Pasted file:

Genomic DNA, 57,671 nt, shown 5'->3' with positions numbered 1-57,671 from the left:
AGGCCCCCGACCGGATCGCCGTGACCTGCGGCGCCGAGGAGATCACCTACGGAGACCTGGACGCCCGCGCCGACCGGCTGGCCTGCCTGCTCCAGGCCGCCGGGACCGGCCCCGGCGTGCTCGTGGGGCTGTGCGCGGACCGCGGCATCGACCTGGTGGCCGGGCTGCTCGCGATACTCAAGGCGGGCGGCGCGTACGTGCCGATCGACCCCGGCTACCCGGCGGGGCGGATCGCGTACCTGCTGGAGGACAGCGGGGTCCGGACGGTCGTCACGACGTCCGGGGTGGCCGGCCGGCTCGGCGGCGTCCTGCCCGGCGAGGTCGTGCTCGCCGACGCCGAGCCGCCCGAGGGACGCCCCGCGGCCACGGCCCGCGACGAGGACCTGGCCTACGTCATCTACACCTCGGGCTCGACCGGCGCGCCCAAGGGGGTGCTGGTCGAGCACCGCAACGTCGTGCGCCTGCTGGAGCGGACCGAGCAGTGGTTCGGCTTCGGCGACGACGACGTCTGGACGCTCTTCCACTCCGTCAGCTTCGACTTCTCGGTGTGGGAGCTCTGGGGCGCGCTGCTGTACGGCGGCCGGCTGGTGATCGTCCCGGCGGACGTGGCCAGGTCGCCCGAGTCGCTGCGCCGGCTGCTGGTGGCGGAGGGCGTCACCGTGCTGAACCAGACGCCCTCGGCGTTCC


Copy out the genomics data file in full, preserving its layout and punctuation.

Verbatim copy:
Genomic DNA, 57,671 nt, shown 5'->3' with positions numbered 1-57,671 from the left:
AGGCCCCCGACCGGATCGCCGTGACCTGCGGCGCCGAGGAGATCACCTACGGAGACCTGGACGCCCGCGCCGACCGGCTGGCCTGCCTGCTCCAGGCCGCCGGGACCGGCCCCGGCGTGCTCGTGGGGCTGTGCGCGGACCGCGGCATCGACCTGGTGGCCGGGCTGCTCGCGATACTCAAGGCGGGCGGCGCGTACGTGCCGATCGACCCCGGCTACCCGGCGGGGCGGATCGCGTACCTGCTGGAGGACAGCGGGGTCCGGACGGTCGTCACGACGTCCGGGGTGGCCGGCCGGCTCGGCGGCGTCCTGCCCGGCGAGGTCGTGCTCGCCGACGCCGAGCCGCCCGAGGGACGCCCCGCGGCCACGGCCCGCGACGAGGACCTGGCCTACGTCATCTACACCTCGGGCTCGACCGGCGCGCCCAAGGGGGTGCTGGTCGAGCACCGCAACGTCGTGCGCCTGCTGGAGCGGACCGAGCAGTGGTTCGGCTTCGGCGACGACGACGTCTGGACGCTCTTCCACTCCGTCAGCTTCGACTTCTCGGTGTGGGAGCTCTGGGGCGCGCTGCTGTACGGCGGCCGGCTGGTGATCGTCCCGGCGGACGTGGCCAGGTCGCCCGAGTCGCTGCGCCGGCTGCTGGTGGCGGAGGGCGTCACCGTGCTGAACCAGACGCCCTCGGCGTTCC